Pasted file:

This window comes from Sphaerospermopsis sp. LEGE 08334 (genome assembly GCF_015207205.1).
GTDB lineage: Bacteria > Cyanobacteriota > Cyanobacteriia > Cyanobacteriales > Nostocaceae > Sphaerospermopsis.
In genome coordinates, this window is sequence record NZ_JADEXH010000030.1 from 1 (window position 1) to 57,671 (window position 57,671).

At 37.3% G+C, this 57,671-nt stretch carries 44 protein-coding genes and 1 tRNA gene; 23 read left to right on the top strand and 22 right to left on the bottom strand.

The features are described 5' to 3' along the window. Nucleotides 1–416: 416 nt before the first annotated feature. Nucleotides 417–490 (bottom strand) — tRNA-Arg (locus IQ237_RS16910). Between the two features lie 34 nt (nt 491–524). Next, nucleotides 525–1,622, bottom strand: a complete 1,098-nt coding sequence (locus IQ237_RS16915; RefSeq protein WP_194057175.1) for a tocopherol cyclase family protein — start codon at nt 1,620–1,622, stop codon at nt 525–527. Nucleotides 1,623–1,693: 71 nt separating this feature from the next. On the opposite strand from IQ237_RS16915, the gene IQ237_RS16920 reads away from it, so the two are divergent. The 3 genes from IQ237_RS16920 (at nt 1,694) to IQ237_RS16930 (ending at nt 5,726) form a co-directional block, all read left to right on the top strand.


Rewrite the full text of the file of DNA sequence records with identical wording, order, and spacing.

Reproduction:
This window comes from Sphaerospermopsis sp. LEGE 08334 (genome assembly GCF_015207205.1).
GTDB lineage: Bacteria > Cyanobacteriota > Cyanobacteriia > Cyanobacteriales > Nostocaceae > Sphaerospermopsis.
In genome coordinates, this window is sequence record NZ_JADEXH010000030.1 from 1 (window position 1) to 57,671 (window position 57,671).

At 37.3% G+C, this 57,671-nt stretch carries 44 protein-coding genes and 1 tRNA gene; 23 read left to right on the top strand and 22 right to left on the bottom strand.

The features are described 5' to 3' along the window. Nucleotides 1–416: 416 nt before the first annotated feature. Nucleotides 417–490 (bottom strand) — tRNA-Arg (locus IQ237_RS16910). Between the two features lie 34 nt (nt 491–524). Next, nucleotides 525–1,622, bottom strand: a complete 1,098-nt coding sequence (locus IQ237_RS16915; RefSeq protein WP_194057175.1) for a tocopherol cyclase family protein — start codon at nt 1,620–1,622, stop codon at nt 525–527. Nucleotides 1,623–1,693: 71 nt separating this feature from the next. On the opposite strand from IQ237_RS16915, the gene IQ237_RS16920 reads away from it, so the two are divergent. The 3 genes from IQ237_RS16920 (at nt 1,694) to IQ237_RS16930 (ending at nt 5,726) form a co-directional block, all read left to right on the top strand.